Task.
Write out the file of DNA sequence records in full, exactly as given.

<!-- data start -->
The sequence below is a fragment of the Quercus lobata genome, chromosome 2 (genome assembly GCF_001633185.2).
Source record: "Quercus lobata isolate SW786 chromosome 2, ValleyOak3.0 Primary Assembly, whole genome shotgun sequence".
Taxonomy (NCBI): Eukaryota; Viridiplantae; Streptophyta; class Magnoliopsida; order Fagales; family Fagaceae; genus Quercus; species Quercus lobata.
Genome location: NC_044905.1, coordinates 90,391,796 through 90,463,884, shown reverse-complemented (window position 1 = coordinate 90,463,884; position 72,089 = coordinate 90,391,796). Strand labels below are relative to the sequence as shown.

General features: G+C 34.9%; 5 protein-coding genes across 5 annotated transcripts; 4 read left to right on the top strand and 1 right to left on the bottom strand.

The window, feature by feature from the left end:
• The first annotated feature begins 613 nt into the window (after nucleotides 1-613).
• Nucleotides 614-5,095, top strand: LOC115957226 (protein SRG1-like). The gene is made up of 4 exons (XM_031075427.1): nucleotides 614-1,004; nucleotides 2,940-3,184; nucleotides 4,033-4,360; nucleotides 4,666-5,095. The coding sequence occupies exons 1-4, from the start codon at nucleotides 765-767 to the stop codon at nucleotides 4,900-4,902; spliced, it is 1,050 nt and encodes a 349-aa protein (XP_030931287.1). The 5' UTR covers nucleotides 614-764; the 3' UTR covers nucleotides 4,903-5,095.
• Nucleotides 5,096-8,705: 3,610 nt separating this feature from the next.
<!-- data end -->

The sequence below is a fragment of the Quercus lobata genome, chromosome 2 (genome assembly GCF_001633185.2).
Source record: "Quercus lobata isolate SW786 chromosome 2, ValleyOak3.0 Primary Assembly, whole genome shotgun sequence".
Taxonomy (NCBI): Eukaryota; Viridiplantae; Streptophyta; class Magnoliopsida; order Fagales; family Fagaceae; genus Quercus; species Quercus lobata.
Genome location: NC_044905.1, coordinates 90,391,796 through 90,463,884, shown reverse-complemented (window position 1 = coordinate 90,463,884; position 72,089 = coordinate 90,391,796). Strand labels below are relative to the sequence as shown.

General features: G+C 34.9%; 5 protein-coding genes across 5 annotated transcripts; 4 read left to right on the top strand and 1 right to left on the bottom strand.

The window, feature by feature from the left end:
• The first annotated feature begins 613 nt into the window (after nucleotides 1-613).
• Nucleotides 614-5,095, top strand: LOC115957226 (protein SRG1-like). The gene is made up of 4 exons (XM_031075427.1): nucleotides 614-1,004; nucleotides 2,940-3,184; nucleotides 4,033-4,360; nucleotides 4,666-5,095. The coding sequence occupies exons 1-4, from the start codon at nucleotides 765-767 to the stop codon at nucleotides 4,900-4,902; spliced, it is 1,050 nt and encodes a 349-aa protein (XP_030931287.1). The 5' UTR covers nucleotides 614-764; the 3' UTR covers nucleotides 4,903-5,095.
• Nucleotides 5,096-8,705: 3,610 nt separating this feature from the next.